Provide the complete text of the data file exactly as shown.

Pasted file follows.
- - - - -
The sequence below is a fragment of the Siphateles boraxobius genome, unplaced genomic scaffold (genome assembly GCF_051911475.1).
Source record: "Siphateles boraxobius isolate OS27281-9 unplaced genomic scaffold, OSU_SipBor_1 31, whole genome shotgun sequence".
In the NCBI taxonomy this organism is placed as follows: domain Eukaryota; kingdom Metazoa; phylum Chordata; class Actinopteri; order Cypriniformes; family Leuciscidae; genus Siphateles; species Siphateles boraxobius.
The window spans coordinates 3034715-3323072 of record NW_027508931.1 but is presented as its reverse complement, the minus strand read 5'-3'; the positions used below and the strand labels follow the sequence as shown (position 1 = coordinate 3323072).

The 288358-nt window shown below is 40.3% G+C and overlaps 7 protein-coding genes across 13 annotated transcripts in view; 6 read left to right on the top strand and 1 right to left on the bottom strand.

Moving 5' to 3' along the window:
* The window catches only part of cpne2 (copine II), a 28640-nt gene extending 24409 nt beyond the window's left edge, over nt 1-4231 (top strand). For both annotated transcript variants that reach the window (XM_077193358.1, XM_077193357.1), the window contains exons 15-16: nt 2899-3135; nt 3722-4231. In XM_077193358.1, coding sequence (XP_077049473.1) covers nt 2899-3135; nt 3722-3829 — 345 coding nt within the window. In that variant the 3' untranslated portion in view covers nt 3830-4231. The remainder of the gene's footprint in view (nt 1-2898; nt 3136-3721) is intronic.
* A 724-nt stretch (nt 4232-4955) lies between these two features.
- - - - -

The sequence below is a fragment of the Siphateles boraxobius genome, unplaced genomic scaffold (genome assembly GCF_051911475.1).
Source record: "Siphateles boraxobius isolate OS27281-9 unplaced genomic scaffold, OSU_SipBor_1 31, whole genome shotgun sequence".
In the NCBI taxonomy this organism is placed as follows: domain Eukaryota; kingdom Metazoa; phylum Chordata; class Actinopteri; order Cypriniformes; family Leuciscidae; genus Siphateles; species Siphateles boraxobius.
The window spans coordinates 3034715-3323072 of record NW_027508931.1 but is presented as its reverse complement, the minus strand read 5'-3'; the positions used below and the strand labels follow the sequence as shown (position 1 = coordinate 3323072).

The 288358-nt window shown below is 40.3% G+C and overlaps 7 protein-coding genes across 13 annotated transcripts in view; 6 read left to right on the top strand and 1 right to left on the bottom strand.

Moving 5' to 3' along the window:
* The window catches only part of cpne2 (copine II), a 28640-nt gene extending 24409 nt beyond the window's left edge, over nt 1-4231 (top strand). For both annotated transcript variants that reach the window (XM_077193358.1, XM_077193357.1), the window contains exons 15-16: nt 2899-3135; nt 3722-4231. In XM_077193358.1, coding sequence (XP_077049473.1) covers nt 2899-3135; nt 3722-3829 — 345 coding nt within the window. In that variant the 3' untranslated portion in view covers nt 3830-4231. The remainder of the gene's footprint in view (nt 1-2898; nt 3136-3721) is intronic.
* A 724-nt stretch (nt 4232-4955) lies between these two features.